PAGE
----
Part 5—Animate GOES Images Using ImageJ
Step 1 Launch ImageJ and Open GOES Images
- Launch ImageJ by double-clicking its icon on your desktop (Mac or PC) or by clicking the icon in the dock (Mac) or the Start menu (PC).
- Choose File > Import > Image Sequence..., browse to the folder where the downloaded GOES images are saved. Click Choose. This will open the GOES images in order, from earliest to latest.
- The images will appear in a single window (a "stack") with an animation control bar along the bottom. Each image in the stack is referred to as a "slice." Save the stack, and then slide the animation control bar to animate the GOES images.
Choose File > Open and select the images one by one. Each time you open a new GOES image in ImageJ, it will appear on top of and slightly lower than the previous image. Be sure to open the GOES images in order, from earliest to latest. In this case, you will need to convert the images to a stack before you can animate them. Choose Image > Stacks > Convert Images to Stack.
Once you have opened the images, choose Image > Stacks > Convert Images to Stack. The images will appear in a single window (a "stack") with an animation control bar along the bottom. Each image in the stack is referred to as a "slice". Save the stack, and then slide the animation control bar to animate the GOES images.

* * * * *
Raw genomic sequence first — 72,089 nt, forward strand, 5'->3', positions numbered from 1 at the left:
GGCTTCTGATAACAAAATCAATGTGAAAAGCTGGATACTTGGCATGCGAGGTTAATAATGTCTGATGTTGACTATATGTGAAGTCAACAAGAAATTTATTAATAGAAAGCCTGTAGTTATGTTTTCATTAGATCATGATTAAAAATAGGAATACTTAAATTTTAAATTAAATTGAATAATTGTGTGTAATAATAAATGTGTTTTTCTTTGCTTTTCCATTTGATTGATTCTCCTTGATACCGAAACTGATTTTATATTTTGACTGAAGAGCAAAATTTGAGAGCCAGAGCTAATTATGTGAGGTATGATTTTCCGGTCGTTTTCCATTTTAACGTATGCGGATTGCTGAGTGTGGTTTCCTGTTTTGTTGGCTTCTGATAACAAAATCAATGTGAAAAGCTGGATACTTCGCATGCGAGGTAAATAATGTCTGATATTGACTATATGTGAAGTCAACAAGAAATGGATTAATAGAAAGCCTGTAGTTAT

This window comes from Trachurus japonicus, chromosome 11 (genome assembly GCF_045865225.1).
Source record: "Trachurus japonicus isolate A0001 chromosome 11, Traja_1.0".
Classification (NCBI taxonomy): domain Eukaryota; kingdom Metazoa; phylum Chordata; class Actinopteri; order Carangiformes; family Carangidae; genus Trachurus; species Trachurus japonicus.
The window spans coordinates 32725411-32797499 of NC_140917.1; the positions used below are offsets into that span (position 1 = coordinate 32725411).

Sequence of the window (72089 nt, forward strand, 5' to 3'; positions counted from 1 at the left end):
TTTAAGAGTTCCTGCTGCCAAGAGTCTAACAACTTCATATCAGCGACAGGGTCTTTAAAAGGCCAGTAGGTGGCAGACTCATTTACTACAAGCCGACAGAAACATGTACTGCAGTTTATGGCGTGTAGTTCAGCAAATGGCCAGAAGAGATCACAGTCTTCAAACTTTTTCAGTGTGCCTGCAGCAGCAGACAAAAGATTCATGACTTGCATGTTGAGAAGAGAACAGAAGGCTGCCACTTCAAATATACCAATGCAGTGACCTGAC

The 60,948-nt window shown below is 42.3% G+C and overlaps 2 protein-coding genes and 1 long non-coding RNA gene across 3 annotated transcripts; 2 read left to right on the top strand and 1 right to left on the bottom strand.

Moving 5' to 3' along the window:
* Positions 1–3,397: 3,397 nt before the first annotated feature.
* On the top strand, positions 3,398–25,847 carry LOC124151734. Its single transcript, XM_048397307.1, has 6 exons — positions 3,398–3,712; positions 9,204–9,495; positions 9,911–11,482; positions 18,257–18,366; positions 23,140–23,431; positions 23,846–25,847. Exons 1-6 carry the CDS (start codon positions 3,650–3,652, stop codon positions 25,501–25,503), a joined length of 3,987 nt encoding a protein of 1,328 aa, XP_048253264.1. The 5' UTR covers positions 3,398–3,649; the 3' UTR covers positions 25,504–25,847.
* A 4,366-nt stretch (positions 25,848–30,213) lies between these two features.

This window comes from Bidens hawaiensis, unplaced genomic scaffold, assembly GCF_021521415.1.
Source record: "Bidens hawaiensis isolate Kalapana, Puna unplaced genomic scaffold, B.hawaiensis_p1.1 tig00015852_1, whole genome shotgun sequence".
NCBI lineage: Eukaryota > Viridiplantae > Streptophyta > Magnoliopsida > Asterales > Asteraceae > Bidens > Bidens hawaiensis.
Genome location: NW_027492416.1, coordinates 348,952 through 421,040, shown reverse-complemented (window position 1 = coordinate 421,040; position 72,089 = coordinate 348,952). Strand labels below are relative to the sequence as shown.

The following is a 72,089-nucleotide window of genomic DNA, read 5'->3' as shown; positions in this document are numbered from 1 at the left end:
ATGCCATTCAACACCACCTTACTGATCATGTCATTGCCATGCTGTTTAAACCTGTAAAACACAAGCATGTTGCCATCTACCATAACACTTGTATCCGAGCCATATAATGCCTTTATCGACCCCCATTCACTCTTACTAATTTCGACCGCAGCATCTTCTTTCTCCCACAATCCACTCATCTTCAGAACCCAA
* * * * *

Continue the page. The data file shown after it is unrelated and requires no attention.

Step 2 Animate the GOES Images in ImageJ
To get an overview of a few hours worth of water vapor changes, you will animate the stack of 6 satellite images to make a mini movie.
- In ImageJ, start the animation by choosing Image > Stacks > Tools > Start Animation.
- Image > Stacks > Tools > Stop Animation stops the animation.
- Use Animation Options under the same pulldown menu as the start and stop animation, to control the speed, or use the "." and "," keys on your keyboard to move forward or backward one frame at a time.
- You could also choose to have the stack tools (see below for screen shot of stack tools) show up in the ImageJ toolbar. This will give you a controller for your animation.
- Watch the movie carefully enough to get a sense of the changes in water vapor over the chosen time period. You can look at the file names in the upper-left corner of the window to see what date is being displayed. Consider the following questions:
- What happens to water vapor over a day, week or month? It moves across the country.
- What month would you estimate has the most water vapor each year? Summer time because there is more heat energy from the sun.
- What happens to water vapor over a day, week or month?